Afghan peace talks in the wake of presidential vote

The Afghan govt stands on high political ground, whereas the Taliban have lost the edge they had before the election

Syed Akhtar Ali Shah November 06, 2019

The Afghan peace talks are back on the agenda. The past visits to Islamabad by Taliban representatives and Zalmay Khalilzad were apparently meant for discussing hostage swap, but issues connected with the peace process are believed to have come under discussion too. And the stalemate in the wake of President Trump’s announcement that negotiations were dead has sort of softened in what can be conceived as the breaking of the ice.

The Taliban – in the aftermath of the successful presidential vote – appear to be trying to stage a comeback on the global stage. Their tours to China and Russia are a part of the charm offensive to demonstrate that they were interested in a dialogue to end the longstanding conflict.

Before the elections, the Taliban were inflexible on their demand for withdrawal of foreign troops from Afghanistan without going into a ceasefire. They were also strictly opposed to an intra-Afghan dialogue. On the other hand, the government in Kabul, led by President Ashraf Ghani, and other anti-Taliban groups had a persistent stance that there could be no meaningful outcome of the dialogue process if Kabul and other representative segments of the Afghan society were not included in the talks. They were also calling for ceasefire. The Taliban were, however, adamant that they would cease fire believing that it would weaken their position at the negotiation table. Soon, President Trump’s announcement that the talks were dead and successful holding of the presidential election despite the mounting attacks turned the tables on the Taliban.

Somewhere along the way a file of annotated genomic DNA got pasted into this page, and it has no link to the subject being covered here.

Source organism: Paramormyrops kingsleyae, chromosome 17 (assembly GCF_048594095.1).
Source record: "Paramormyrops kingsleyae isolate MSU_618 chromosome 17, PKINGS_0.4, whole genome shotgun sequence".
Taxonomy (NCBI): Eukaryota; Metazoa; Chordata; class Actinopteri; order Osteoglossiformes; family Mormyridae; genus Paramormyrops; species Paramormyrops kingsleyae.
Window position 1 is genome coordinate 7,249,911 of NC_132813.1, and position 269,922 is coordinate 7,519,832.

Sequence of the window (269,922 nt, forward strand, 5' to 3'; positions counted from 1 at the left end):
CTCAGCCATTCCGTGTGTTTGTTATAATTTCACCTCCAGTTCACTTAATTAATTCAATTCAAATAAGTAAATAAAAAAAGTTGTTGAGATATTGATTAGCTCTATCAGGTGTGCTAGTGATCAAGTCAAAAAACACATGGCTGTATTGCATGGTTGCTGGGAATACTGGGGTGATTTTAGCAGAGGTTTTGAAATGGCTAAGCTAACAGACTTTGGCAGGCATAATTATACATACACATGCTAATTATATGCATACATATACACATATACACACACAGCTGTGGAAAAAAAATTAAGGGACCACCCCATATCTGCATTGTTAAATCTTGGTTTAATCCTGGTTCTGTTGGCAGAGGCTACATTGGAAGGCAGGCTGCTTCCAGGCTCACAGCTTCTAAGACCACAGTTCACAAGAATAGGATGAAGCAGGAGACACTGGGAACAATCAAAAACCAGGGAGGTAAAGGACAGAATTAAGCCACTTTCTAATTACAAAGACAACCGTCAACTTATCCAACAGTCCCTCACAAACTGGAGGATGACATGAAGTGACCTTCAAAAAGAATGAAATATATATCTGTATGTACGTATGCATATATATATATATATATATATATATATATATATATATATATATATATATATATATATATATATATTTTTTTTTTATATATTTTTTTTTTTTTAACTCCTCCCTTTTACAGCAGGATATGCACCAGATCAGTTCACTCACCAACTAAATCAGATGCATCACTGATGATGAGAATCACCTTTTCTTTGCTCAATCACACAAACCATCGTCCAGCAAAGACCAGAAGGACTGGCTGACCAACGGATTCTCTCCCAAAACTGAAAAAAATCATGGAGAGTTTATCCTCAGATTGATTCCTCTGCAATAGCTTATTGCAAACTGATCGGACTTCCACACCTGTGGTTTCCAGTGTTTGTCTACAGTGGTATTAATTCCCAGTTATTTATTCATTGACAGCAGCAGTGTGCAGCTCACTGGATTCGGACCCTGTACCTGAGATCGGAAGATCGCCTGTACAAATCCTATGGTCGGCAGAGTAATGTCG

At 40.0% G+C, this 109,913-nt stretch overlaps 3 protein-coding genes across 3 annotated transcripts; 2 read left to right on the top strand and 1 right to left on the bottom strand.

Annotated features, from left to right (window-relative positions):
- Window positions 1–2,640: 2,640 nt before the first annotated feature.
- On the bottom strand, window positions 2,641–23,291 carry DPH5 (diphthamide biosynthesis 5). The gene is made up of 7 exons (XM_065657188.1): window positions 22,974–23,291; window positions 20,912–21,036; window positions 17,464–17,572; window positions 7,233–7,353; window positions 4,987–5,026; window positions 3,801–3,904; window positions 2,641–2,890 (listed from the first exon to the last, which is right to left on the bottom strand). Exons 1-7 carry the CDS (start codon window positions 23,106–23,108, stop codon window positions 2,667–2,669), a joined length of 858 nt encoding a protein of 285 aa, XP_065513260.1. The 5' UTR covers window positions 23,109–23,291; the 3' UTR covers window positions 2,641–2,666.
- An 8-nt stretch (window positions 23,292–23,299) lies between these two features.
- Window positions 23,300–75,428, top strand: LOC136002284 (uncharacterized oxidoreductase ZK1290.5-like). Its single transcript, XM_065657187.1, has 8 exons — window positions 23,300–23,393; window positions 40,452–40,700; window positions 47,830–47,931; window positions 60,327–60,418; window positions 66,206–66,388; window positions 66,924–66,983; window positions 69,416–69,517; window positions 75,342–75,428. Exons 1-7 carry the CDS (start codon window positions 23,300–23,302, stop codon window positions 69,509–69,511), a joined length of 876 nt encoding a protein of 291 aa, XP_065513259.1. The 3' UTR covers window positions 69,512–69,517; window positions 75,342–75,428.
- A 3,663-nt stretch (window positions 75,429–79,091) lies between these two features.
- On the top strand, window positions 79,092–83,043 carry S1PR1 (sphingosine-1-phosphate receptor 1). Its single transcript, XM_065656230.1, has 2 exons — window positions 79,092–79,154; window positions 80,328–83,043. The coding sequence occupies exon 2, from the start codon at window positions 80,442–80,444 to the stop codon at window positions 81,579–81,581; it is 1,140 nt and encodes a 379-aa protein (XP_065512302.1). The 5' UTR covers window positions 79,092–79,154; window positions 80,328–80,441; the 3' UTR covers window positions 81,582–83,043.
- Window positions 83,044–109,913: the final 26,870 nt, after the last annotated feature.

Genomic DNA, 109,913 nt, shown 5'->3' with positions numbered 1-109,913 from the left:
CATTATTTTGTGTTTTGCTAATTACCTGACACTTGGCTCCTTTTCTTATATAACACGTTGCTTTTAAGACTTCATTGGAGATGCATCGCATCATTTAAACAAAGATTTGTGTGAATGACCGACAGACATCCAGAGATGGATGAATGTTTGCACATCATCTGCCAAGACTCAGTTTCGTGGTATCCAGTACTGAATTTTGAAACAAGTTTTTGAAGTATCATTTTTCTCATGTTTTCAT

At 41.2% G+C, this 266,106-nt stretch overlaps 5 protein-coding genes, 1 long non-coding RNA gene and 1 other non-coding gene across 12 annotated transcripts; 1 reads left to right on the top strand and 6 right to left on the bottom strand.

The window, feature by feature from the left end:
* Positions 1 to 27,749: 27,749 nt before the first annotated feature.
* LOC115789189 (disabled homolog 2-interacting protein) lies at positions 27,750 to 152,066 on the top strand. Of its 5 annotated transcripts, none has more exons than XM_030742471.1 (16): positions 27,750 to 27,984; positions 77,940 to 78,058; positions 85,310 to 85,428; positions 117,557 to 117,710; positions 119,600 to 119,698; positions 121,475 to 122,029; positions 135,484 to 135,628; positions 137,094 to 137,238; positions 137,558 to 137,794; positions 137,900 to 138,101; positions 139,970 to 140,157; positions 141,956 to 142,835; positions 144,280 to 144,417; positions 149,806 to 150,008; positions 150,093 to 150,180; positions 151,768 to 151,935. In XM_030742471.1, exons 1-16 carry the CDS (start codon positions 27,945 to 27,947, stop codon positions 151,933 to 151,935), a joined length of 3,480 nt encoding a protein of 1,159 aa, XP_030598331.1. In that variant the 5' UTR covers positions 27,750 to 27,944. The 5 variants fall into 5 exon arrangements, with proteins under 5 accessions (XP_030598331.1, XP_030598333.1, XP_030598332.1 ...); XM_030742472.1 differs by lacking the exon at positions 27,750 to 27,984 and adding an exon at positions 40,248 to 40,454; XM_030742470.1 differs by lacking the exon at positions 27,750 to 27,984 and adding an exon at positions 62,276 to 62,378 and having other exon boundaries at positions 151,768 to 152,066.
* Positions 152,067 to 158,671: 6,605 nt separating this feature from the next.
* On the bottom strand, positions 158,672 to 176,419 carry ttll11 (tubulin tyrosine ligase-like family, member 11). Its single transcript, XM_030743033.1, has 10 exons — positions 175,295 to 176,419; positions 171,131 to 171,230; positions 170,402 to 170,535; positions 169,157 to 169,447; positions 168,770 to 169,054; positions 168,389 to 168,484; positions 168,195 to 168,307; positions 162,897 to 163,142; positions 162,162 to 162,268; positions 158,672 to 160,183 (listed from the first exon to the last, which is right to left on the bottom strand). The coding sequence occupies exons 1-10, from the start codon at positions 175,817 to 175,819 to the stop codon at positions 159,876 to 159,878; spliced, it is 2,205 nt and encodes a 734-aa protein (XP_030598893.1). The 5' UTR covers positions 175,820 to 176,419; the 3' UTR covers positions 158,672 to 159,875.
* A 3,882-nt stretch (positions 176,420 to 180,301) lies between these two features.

Soon after the presidential elections, Kabul used the floor of the General Assembly and called upon the Taliban to join the government for bringing peace. China too renewed initiative for talks and invited Taliban to participate in a two-day intra-Afghan conference in Beijing after their negotiations with the US came to an abrupt end last month. In what came as confirming the Chinese initiative, Taliban spokesperson Suhail Shaheen said they were invited “to participate in the intra-Afghan dialogue” in China on October 29 and 30. The talks appear to be separate from the talks between the US and the Taliban that span over a year and aim at hammering out a deal to force the US troops out of Afghanistan in return for security guarantees. According to Shaheen, all participants were to attend the meeting in China in their personal capacities to share their personal opinions for solving the Afghan issue.

There was, however, no official response from President Ashraf Ghani.